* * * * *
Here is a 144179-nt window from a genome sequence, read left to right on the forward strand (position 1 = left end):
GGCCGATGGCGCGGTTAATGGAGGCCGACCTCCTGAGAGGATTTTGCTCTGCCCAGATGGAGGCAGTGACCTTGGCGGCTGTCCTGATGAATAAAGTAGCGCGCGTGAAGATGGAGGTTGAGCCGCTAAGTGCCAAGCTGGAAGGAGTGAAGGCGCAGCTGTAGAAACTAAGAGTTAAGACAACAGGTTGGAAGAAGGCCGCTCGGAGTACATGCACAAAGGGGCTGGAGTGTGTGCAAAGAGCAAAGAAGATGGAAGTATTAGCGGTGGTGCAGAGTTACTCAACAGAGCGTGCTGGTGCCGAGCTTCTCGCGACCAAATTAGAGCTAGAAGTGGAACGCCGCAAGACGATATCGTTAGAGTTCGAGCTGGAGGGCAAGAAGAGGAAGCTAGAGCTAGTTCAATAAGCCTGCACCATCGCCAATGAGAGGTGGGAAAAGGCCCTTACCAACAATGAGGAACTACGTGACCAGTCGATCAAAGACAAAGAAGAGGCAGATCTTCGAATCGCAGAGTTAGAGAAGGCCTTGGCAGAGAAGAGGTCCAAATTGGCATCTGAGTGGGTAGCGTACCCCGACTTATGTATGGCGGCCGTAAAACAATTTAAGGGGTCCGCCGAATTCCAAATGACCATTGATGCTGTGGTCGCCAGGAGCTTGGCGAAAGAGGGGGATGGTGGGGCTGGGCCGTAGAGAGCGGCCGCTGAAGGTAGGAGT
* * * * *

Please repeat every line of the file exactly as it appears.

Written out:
Here is a 144179-nt window from a genome sequence, read left to right on the forward strand (position 1 = left end):
GGCCGATGGCGCGGTTAATGGAGGCCGACCTCCTGAGAGGATTTTGCTCTGCCCAGATGGAGGCAGTGACCTTGGCGGCTGTCCTGATGAATAAAGTAGCGCGCGTGAAGATGGAGGTTGAGCCGCTAAGTGCCAAGCTGGAAGGAGTGAAGGCGCAGCTGTAGAAACTAAGAGTTAAGACAACAGGTTGGAAGAAGGCCGCTCGGAGTACATGCACAAAGGGGCTGGAGTGTGTGCAAAGAGCAAAGAAGATGGAAGTATTAGCGGTGGTGCAGAGTTACTCAACAGAGCGTGCTGGTGCCGAGCTTCTCGCGACCAAATTAGAGCTAGAAGTGGAACGCCGCAAGACGATATCGTTAGAGTTCGAGCTGGAGGGCAAGAAGAGGAAGCTAGAGCTAGTTCAATAAGCCTGCACCATCGCCAATGAGAGGTGGGAAAAGGCCCTTACCAACAATGAGGAACTACGTGACCAGTCGATCAAAGACAAAGAAGAGGCAGATCTTCGAATCGCAGAGTTAGAGAAGGCCTTGGCAGAGAAGAGGTCCAAATTGGCATCTGAGTGGGTAGCGTACCCCGACTTATGTATGGCGGCCGTAAAACAATTTAAGGGGTCCGCCGAATTCCAAATGACCATTGATGCTGTGGTCGCCAGGAGCTTGGCGAAAGAGGGGGATGGTGGGGCTGGGCCGTAGAGAGCGGCCGCTGAAGGTAGGAGT